The Auckland regional fuel tax is ending, Prime Minister Christopher Luxon and Transport Minister Simeon Brown have announced.
The pair made the announcement in Auckland’s central suburb of Parnell this afternoon, saying the tax was not being used to fund projects that met the Government’s and mayor Wayne Brown’s transport priorities.
The tax is due to come to an end by June 30. Brown said legislation would be introduced to Parliament to repeal the tax as part of the coalition Government’s 100-Day Plan.
“Since 1 July 2018, Aucklanders have faced an additional 11.5 cents per litre tax on fuel, over and above what the rest of the country pays, increasing the cost of living at a time when they can least afford it. Ending this tax is one way to reduce the price of fuel and ease some of the financial pressure facing households in our largest city,” he said.
“Removing this extra tax of 11.5 cents per litre on petrol and diesel means the driver of a Toyota Hilux will save around $9.20 every time they fill up, while a Toyota Corolla driver will save around $5.75.
“Fuel tax is becoming an increasingly regressive form of taxation and costs people on lower incomes with less fuel-efficient vehicles more than those who have newer more fuel-efficient vehicles. We intend to fully remove the legislative framework for regional fuel taxes.”
However, Auckland mayor Wayne Brown has expressed concern that Aucklanders will miss out on major road and public transport improvements because of the fuel tax cancellation.
He acknowledged the National Party campaigned to repeal it, but this decision will have unintended consequences unless the Government is prepared to foot the bill for upcoming transport projects.
“[The cancellation] will leave a shortfall in transport funding for Auckland of $1.2 billion over the next four years. Furthermore, the loss in revenue will mean that Auckland Council’s debt-to-revenue ratio will increase, meaning the council has less ability to borrow when it needs to.”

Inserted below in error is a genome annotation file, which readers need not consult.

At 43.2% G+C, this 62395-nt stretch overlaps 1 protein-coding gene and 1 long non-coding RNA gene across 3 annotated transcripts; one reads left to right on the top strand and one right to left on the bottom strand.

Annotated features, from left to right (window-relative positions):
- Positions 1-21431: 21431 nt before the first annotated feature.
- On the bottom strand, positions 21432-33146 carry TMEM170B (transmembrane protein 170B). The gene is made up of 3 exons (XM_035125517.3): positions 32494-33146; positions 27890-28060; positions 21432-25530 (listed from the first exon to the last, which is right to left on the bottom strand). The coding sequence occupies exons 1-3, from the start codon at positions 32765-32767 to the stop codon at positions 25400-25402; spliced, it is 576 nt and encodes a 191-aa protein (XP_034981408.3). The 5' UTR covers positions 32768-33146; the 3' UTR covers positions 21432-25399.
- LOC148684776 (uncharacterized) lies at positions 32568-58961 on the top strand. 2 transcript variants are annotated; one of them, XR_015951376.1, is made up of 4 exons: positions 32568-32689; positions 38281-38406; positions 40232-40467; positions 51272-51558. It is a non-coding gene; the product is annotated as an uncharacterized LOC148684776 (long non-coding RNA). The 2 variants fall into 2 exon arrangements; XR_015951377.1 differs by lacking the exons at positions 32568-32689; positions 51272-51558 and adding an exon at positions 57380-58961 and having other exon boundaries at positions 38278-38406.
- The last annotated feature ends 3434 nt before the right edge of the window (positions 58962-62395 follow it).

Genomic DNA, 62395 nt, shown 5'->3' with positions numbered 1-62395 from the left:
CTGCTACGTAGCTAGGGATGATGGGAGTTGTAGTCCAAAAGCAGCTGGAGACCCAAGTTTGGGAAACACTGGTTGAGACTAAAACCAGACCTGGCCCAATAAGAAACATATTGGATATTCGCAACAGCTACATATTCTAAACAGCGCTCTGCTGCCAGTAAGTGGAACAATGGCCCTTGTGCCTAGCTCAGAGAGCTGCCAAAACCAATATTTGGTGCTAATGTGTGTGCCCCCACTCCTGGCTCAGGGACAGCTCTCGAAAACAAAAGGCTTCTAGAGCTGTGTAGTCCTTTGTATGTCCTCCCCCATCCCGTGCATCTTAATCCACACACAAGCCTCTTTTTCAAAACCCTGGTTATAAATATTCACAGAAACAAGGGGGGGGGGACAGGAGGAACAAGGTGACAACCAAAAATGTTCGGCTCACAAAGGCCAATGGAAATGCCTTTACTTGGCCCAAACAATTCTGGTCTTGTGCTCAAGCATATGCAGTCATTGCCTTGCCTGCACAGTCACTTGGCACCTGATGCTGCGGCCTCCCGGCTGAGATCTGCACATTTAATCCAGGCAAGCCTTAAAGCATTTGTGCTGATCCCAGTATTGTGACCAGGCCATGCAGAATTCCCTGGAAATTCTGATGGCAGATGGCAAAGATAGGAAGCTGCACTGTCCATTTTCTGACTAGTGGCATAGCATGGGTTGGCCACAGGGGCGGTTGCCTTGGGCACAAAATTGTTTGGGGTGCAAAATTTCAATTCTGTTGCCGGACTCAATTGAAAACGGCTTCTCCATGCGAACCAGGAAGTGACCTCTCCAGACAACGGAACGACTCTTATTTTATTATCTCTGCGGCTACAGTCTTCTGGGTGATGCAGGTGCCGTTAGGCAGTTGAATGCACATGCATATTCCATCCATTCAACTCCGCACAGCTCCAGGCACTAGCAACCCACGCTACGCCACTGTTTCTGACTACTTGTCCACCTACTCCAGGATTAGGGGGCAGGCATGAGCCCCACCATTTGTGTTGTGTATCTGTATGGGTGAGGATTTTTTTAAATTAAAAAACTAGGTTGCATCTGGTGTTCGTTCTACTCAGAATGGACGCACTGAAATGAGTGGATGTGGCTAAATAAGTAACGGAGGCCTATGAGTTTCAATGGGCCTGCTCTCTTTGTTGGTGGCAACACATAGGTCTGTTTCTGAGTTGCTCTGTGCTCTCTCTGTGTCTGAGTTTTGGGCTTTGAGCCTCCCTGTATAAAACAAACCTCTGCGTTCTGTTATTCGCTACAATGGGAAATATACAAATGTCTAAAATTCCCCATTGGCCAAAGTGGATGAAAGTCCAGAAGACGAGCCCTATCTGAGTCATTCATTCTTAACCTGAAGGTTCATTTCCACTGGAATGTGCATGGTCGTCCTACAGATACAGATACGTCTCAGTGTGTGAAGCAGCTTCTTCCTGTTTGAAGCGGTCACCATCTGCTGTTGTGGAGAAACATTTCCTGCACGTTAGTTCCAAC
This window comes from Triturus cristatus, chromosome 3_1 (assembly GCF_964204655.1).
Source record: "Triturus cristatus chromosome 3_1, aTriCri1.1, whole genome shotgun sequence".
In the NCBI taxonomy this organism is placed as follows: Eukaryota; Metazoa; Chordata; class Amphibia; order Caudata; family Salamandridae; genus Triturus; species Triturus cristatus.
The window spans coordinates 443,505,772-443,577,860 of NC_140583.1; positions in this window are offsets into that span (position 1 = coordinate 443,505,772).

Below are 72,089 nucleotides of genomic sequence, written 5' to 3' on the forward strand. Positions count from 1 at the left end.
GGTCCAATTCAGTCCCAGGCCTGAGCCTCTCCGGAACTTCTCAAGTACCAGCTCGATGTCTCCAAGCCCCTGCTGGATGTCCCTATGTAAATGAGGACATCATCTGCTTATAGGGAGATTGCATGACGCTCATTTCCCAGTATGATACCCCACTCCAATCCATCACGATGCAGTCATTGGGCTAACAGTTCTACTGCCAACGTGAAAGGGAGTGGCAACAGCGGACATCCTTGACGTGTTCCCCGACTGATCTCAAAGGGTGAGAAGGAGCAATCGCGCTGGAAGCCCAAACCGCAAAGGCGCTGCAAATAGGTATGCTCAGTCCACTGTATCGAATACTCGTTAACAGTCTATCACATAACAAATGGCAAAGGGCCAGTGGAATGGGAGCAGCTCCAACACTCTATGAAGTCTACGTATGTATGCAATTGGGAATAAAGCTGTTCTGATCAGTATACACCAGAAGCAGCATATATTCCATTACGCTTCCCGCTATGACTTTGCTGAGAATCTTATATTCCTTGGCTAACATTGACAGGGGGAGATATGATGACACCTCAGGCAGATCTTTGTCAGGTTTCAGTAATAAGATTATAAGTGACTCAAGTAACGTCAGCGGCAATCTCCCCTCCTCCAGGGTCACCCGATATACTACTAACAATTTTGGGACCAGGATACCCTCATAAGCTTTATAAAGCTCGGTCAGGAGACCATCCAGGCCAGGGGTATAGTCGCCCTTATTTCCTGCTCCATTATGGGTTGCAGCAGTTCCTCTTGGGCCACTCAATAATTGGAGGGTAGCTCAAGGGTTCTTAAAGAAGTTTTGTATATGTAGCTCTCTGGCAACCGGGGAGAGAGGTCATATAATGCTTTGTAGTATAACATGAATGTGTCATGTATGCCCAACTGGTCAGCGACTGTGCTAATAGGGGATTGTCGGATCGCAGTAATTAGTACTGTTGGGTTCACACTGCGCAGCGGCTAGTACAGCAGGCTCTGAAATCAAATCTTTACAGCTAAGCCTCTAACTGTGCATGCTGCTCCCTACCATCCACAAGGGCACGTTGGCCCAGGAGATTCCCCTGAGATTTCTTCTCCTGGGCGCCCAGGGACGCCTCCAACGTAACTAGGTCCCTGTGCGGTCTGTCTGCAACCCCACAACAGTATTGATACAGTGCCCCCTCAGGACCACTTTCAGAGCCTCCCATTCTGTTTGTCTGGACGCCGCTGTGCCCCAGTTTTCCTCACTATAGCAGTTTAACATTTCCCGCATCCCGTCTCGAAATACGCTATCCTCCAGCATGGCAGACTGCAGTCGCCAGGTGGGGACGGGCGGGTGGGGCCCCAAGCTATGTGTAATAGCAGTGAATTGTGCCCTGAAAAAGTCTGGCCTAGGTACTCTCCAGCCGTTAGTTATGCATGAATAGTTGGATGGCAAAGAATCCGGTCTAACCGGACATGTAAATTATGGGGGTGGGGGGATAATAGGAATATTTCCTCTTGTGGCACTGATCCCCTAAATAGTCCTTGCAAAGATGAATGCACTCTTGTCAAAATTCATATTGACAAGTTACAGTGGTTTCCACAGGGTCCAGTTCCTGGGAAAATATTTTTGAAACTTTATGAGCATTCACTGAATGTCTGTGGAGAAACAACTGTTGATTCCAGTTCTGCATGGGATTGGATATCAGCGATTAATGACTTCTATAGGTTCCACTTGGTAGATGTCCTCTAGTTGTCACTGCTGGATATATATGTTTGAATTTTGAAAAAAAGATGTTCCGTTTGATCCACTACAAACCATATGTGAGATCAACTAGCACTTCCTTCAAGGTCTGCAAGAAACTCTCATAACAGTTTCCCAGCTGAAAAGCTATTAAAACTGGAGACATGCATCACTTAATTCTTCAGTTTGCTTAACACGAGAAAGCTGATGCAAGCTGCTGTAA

Brown said the Government had been advised there would be around $350 million of unspent money held in reserve when the scheme ends on July 1.
“However, these funds will only be enough to complete the next stage of the Eastern Busway (including the Reeves Road flyover) and fund the purchase of electric rail units for the City Rail Link,” he said.
As of September 2023, about $780m in Regional Fuel Tax (RFT) revenue had been raised, of which about $341m remained unspent.
“The RFT was supposed to help fund important projects like Mill Road and Penlink. While Mill Road was cancelled, and Penlink received full Crown funding, Auckland Transport has used RFT revenue to fund many non-roading projects including more cycle lanes, redlight cameras, speed humps, and lowering speed limits across the city,” Transport Minister Simeon Brown said.
The remaining funds should be spent on projects that were of “mutual priority” to the Government and Auckland Council, including the Eastern Busway, City Rail Link electric trains and stabling, road corridor improvements and some growth-related infrastructure.
They were also committed to passing legislation allowing “time-of-use” or congestion charging to be introduced in Auckland “to ensure more reliable journey times for Aucklanders”.
Prime Minister Christopher Luxon and Transport Minister Simeon Brown announce the Auckland regional fuel tax is to be scrapped. Photo / Sylvie Whinray
Brown said there were 20 to 30 cycle projects that would not receive funding from the unspent tax money.
He was confident people would continue to buy electric vehicles, and they would continue investing in an EV charging network.
Transport played a major part in National’s 100-day plan that was released last November.
National campaigned on a large and costly package of transport investment, promising to spend $24.8 billion on transport infrastructure over the decade, including $17.3b on building 13 new roads of national significance.
At the beginning of this year, the Government repealed the clean car discount which subsidised the purchases of electric vehicles (EVs) by charging a tax on purchases of polluting vehicles.
Brown has been outspoken on his plan to stop blanket speed limits and to replace the Land Transport Rule: Setting of Speed Limits 2022.
In recent years NZ Transport Agency Waka Kotahi has lowered speed limits from 100km/h to 80km/h on 4 per cent of the highways. Auckland Transport and several councils have also reduced limits on some of the roads they control. More reductions are planned.
Under the National-Act coalition agreement, however, the Government will “reverse speed limit reductions where it is safe to do so”. There’s been no explanation yet of what “safe to do so” means.
“This will allow work to begin on a new rule to ensure that when speed limits are set, economic impacts - including travel times – and the views of road users and local communities are taken into account, alongside safety,” Brown added.
Meanwhile, the Auckland Light Rail (ALR) project was officially scrapped by Brown on January 14, who cited the project would have cost taxpayers $15b, with advice showing the cost could increase to $29.2b.
When Brown announced the project was being scrapped, he cited $228m in funds spent on the project that has been in the planning stages since 2017.
“The previous Government committed to building light rail to Mt Roskill within four years of being elected,” Brown said.
Rachel Maher is an Auckland-based reporter who covers breaking news. She has worked for the Herald since 2022.
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